Friday, August 17, 2012

How to Find Distant Galaxies

The study of the most distant galaxies is a very active and quickly evolving field, led primarily by the Hubble Space Telescope. But before discussing the exciting results, we should first address the question of "How do we find distant galaxies?''

The spectrum of a distant galaxy and the typical
appearance in the HST deep fields.
Over the years several schemes to identify galaxies at high redshift have been developed, but the most common technique is known as the "Lyman-break method.'' In every galaxy there are not only plenty of stars, but also a lot of hydrogen gas clouds. These clouds will absorb most of the bluest light emitted by young stars, which causes the blue portions of the galaxy's spectrum to be completely missing. We call the missing region of the spectrum the "Lyman break*.'' Due to the expansion of the Universe, distant galaxies are receding from us, resulting in a "redshifted'' spectrum. Like the Doppler shift of the siren from a passing ambulance, the expansion stretches the spectrum of a distant galaxy, causing the light to be observed at redder wavelengths. Therefore the Lyman break is observed at progressively redder wavelengths as the distance of a galaxy increases. So to find a distant galaxy, we take many images of a galaxy at varying wavelengths and identify the wavelength where the galaxy is missing or is said to "drop out.'' In the related figure, we show the spectrum of a typical distant galaxy (in dark grey) with a series of filters (in light grey, red, green, and blue), but just focus on the colored filters for the time being. Notice how the spectrum has completely "dropped out'' in the blue-shaded filter; although stars have emitted light at these wavelengths, this light has been absorbed by hydrogen gas. Above each filter you can see a typical distant galaxy in HST images (colored accordingly). It is important to notice the complete lack of observed light in the blue image, despite robust detections in the green and red images. This results in a characteristic three-color image, which is the hallmark of a high-redshift (or distant) galaxy.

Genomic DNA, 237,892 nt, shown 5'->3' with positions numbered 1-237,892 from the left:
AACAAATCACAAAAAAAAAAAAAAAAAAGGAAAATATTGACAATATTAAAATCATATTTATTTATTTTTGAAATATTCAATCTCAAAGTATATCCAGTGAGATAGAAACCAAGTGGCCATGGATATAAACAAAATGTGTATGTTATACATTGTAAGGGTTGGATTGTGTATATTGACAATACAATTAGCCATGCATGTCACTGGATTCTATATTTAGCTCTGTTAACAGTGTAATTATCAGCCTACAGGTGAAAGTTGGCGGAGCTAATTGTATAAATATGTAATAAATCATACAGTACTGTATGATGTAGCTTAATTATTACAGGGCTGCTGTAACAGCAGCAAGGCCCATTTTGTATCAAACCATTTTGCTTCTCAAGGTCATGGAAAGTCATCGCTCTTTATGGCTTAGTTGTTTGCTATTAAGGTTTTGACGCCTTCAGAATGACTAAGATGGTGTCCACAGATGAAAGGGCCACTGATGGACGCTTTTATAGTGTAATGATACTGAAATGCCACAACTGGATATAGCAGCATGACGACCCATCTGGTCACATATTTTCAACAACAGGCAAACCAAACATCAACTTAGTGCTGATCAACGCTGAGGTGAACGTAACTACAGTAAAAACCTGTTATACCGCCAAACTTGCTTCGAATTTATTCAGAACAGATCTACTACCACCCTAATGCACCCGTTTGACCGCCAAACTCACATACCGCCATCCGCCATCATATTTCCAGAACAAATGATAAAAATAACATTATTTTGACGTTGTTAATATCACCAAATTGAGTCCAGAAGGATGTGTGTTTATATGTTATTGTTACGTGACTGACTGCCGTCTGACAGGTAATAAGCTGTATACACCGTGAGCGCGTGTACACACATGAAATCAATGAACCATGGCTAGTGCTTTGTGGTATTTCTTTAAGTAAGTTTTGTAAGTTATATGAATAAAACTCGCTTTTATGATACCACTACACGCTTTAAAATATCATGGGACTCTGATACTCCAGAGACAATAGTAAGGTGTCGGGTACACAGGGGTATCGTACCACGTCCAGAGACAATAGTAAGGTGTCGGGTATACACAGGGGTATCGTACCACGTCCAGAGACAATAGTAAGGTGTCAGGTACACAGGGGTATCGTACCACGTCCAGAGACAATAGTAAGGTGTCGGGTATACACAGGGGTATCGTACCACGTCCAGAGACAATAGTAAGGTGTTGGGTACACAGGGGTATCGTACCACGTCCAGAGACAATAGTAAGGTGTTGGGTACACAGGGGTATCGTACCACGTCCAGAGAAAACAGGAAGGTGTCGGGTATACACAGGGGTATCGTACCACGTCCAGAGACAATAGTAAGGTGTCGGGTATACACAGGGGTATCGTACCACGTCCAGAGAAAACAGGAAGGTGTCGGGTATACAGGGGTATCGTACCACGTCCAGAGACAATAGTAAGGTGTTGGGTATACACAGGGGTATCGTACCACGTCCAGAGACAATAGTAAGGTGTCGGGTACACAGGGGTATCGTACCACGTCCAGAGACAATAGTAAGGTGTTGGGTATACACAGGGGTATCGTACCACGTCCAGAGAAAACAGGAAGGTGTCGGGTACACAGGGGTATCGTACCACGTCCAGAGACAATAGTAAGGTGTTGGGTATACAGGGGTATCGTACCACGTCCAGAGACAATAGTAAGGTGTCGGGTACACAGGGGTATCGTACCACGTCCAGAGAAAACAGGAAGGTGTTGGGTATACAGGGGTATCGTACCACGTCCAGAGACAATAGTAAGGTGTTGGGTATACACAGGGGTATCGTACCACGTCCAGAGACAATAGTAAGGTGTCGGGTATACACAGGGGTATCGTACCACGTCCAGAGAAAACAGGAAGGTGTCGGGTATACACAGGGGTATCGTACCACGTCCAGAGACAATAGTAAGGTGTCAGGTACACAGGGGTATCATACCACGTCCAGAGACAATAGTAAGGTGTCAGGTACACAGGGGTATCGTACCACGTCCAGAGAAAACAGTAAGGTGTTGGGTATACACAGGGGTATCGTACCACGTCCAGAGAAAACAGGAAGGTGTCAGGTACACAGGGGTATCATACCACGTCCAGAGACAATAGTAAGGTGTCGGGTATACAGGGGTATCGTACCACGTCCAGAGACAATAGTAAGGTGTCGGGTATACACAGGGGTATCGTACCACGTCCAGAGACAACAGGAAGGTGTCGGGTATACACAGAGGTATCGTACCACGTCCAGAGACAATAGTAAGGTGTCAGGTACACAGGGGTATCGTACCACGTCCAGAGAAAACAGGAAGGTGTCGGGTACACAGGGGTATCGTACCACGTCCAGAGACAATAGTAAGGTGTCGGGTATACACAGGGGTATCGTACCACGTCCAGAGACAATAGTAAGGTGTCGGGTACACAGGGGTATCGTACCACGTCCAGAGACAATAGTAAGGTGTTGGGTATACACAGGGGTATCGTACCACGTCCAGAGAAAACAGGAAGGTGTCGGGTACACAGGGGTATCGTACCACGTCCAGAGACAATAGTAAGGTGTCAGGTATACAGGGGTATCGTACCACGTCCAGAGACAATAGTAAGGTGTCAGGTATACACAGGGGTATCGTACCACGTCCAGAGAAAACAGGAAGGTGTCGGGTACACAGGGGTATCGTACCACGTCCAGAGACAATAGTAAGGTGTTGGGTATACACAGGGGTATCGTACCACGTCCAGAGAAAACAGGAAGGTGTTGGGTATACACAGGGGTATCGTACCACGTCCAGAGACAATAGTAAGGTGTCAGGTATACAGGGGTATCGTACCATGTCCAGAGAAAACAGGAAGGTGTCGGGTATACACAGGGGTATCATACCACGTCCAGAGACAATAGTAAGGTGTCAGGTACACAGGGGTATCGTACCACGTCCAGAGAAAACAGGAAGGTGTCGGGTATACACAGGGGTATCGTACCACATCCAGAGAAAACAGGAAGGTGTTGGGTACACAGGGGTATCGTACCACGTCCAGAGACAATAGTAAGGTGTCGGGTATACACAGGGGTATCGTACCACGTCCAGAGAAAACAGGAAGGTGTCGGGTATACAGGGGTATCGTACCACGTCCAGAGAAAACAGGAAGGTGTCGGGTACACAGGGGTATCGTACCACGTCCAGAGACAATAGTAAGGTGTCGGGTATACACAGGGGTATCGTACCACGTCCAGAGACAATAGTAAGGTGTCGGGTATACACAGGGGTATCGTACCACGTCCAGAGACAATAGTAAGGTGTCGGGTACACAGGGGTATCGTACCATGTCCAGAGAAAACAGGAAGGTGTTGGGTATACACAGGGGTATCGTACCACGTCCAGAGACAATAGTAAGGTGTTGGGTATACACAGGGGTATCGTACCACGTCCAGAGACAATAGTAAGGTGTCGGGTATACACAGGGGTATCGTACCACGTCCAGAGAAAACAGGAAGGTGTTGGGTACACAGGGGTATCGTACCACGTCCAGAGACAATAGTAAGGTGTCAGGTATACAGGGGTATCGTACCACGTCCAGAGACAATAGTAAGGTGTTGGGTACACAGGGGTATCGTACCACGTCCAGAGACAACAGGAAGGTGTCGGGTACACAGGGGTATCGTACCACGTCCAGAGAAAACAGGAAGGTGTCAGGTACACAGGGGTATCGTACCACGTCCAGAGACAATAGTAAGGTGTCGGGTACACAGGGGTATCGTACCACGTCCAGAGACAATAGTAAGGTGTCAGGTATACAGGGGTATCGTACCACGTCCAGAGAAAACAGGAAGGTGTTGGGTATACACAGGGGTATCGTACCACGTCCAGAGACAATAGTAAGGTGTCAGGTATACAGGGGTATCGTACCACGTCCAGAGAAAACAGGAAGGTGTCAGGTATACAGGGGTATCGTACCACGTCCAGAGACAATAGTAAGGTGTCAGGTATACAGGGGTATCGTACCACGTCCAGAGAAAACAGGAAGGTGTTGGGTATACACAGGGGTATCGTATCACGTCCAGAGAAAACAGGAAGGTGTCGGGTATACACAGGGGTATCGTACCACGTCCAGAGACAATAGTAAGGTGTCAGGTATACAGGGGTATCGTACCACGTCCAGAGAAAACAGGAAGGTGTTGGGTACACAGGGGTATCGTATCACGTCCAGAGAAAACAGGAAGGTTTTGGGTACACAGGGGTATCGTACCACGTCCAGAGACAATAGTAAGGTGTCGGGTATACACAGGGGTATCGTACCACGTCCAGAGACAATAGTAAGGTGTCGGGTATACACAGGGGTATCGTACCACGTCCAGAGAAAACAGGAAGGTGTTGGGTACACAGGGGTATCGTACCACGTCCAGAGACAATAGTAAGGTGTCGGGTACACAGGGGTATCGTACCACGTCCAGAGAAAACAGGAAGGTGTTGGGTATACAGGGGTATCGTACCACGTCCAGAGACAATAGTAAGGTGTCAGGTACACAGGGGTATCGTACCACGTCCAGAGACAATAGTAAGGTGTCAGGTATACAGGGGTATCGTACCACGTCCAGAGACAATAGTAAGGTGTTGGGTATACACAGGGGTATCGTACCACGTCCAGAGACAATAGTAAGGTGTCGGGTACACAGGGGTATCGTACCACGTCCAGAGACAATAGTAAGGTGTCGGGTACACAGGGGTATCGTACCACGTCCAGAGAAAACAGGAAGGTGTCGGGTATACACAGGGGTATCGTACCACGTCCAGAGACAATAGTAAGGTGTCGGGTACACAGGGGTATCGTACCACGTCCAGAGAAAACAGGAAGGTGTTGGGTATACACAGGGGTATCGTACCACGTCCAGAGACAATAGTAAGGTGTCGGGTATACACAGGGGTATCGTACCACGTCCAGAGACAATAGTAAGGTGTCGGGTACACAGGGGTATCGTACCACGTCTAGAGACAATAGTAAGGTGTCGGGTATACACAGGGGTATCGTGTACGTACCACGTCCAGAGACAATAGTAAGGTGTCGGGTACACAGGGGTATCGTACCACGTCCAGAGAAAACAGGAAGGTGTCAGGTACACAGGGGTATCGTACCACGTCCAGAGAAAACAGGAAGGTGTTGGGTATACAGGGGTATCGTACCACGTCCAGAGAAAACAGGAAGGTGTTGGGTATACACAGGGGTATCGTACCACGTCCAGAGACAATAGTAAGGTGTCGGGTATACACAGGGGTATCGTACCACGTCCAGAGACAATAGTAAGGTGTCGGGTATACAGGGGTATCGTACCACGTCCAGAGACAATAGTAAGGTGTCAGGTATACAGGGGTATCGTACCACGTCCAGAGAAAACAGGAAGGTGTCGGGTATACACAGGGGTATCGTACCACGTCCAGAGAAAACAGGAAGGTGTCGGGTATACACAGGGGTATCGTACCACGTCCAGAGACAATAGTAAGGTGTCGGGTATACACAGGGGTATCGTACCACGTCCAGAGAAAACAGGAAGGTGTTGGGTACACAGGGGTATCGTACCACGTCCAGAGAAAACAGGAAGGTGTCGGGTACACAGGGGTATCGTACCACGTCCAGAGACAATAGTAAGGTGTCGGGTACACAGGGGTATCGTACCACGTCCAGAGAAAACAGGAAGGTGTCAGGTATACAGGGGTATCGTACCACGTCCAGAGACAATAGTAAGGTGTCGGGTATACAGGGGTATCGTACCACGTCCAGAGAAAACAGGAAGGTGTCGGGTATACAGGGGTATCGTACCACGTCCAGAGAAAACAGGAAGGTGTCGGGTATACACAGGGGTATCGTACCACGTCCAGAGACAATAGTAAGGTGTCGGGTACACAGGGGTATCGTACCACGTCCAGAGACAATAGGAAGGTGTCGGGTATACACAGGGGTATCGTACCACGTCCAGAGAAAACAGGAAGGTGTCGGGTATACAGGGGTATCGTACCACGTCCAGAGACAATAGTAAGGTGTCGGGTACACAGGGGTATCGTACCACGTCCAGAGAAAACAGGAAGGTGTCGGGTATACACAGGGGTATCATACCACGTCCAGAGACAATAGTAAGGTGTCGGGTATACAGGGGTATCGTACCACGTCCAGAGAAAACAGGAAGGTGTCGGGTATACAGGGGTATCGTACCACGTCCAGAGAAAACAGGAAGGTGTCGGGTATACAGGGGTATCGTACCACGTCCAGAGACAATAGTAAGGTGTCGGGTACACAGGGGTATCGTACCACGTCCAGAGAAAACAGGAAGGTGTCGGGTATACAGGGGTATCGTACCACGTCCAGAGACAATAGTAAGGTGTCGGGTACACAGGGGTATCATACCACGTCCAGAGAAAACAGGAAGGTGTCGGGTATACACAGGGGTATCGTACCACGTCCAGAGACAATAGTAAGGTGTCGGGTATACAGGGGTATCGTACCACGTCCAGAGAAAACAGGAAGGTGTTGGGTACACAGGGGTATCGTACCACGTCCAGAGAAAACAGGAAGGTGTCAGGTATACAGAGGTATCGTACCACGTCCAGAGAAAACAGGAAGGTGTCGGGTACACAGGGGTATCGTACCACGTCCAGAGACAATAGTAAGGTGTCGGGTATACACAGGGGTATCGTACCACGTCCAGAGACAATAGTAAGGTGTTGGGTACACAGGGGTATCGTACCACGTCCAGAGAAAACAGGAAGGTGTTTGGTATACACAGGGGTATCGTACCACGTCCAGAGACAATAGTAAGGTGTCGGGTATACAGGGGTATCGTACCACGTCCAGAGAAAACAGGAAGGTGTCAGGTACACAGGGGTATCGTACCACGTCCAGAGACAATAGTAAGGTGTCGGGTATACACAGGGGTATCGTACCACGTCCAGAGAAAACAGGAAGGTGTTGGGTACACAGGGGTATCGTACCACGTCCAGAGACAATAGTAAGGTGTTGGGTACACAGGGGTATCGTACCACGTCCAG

video

In that still image, we have showed how three adjacent red, green, and blue filters can be used to find galaxies at a specific redshift (in that example, it was redshift 3.0 or a distance of 11.5 billion light years). We can select other redshift windows by tuning our filters to sample the Lyman break at other redshifts. In the above video, we demonstrate how as redshift/distance increases the Lyman break moves to progressively redder wavelengths and show representative images of high-redshift galaxies from several HST deep fields. When it falls between two adjacent filters, we have a means to find distant galaxies. If you carefully watch the grey spectrum as it moves through the filter-set, you may notice a depression growing by the strong emission line (known as Lyman alpha). Stay tuned for more details on this depression, its causes, and its uses!

For more great HST images of distant galaxies and to see the progress we've made, check out:

*For the quantum mechanically inclined, the Lyman break occurs at the Lyman limit of 0.0912 microns due to the energy spectrum of neutral hydrogen.

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